Initially, after updating to OS X 10.9.2, all seemed fine with my 2009 Mac Pro. Then I launched Skype. The application could no longer detect the camera built into my 24-inch Cinema Display. I quickly confirmed that this failure was not specific to Skype. It extended to all programs that accessed the camera — notably Apple's FaceTime and Photo Booth. For example, shortly after launching Photo Booth, a message appeared that said "There is no connected camera."
A Safe Boot points the way
The symptom was not limited just to my account; the camera remained MIA even when logged into a separate account that had no login items. Recommended all-purpose fixes — such as restarting the Mac, resetting the SMC (System Management Controller), or repairing disk permissions — had no effect. I even re-installed OS X 10.9.2 via the combo update but to no avail.
I was able to determine that the symptom did not extend beyond my Mac Pro. The cameras in my MacBook Pro and my wife's iMac continued to work just fine after installing the 10.9.2 update.
One thing did succeed in bringing the Cinema Display's camera back to life: a Safe Boot. It was only a temporary respite, however. After restarting normally, the camera vanished again. Still, this pretty much ruled out a hardware failure as the cause of the problem. Rather, the evidence suggested that the culprit was a file (or files) either in the Mac Pro's /Library or /System/Library folders. Unfortunately, a Safe Boot offers no way to determine precisely what those files might be. As a start in this search, I temporarily disabled the contents of various startup-related folders in the /Library folder: Extensions, LaunchDaemons, LaunchAgents, Preferences and StartupItems. It proved fruitless.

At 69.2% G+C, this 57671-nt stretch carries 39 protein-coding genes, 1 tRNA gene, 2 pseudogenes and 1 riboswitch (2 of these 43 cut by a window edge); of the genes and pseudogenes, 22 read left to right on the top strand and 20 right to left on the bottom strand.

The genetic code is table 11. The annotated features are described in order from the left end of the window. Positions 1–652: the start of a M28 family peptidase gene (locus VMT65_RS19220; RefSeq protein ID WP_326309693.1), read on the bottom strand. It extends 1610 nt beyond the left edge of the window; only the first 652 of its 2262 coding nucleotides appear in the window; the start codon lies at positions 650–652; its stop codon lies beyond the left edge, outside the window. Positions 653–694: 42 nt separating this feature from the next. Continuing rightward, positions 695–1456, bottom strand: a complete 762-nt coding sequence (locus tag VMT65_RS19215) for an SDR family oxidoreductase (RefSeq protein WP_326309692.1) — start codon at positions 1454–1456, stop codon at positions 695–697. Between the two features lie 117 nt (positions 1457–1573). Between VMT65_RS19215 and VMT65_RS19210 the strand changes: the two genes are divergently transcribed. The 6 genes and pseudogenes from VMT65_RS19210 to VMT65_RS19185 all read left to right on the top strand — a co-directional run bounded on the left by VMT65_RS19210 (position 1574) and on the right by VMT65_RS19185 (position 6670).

Perhaps OS X's Console logs could identify the culprit file? Nope. If anything, checking the logs only succeeded in raising my anxiety. It revealed that a process called VDCAssistant was crashing at a rate of about ten times a second! I located this OS X file buried in /System/Library/Frameworks/CoreMediaIO.framework/Versions/A/Resources/VDC.plugin/Contents/Resources.
I figured that, while this VDCAssistant file was likely involved in the missing camera mystery, it was not the root cause. This meant that killing the process might stop the crashes but would not bring back the camera. Still, I attempted the kill. Surprisingly, neither the killall command in Terminal nor a Force Quit from Activity Monitor could terminate the process. At this point, I searched the web and found a report that claimed deleting com.apple.cmio.VDCAssistant.plist from /System/Library/LaunchDaemons would stop the crashing but (as I expected) not restore the camera. I never bothered to try this.
AirParrot, AirPlay mirroring, and the missing camera solution
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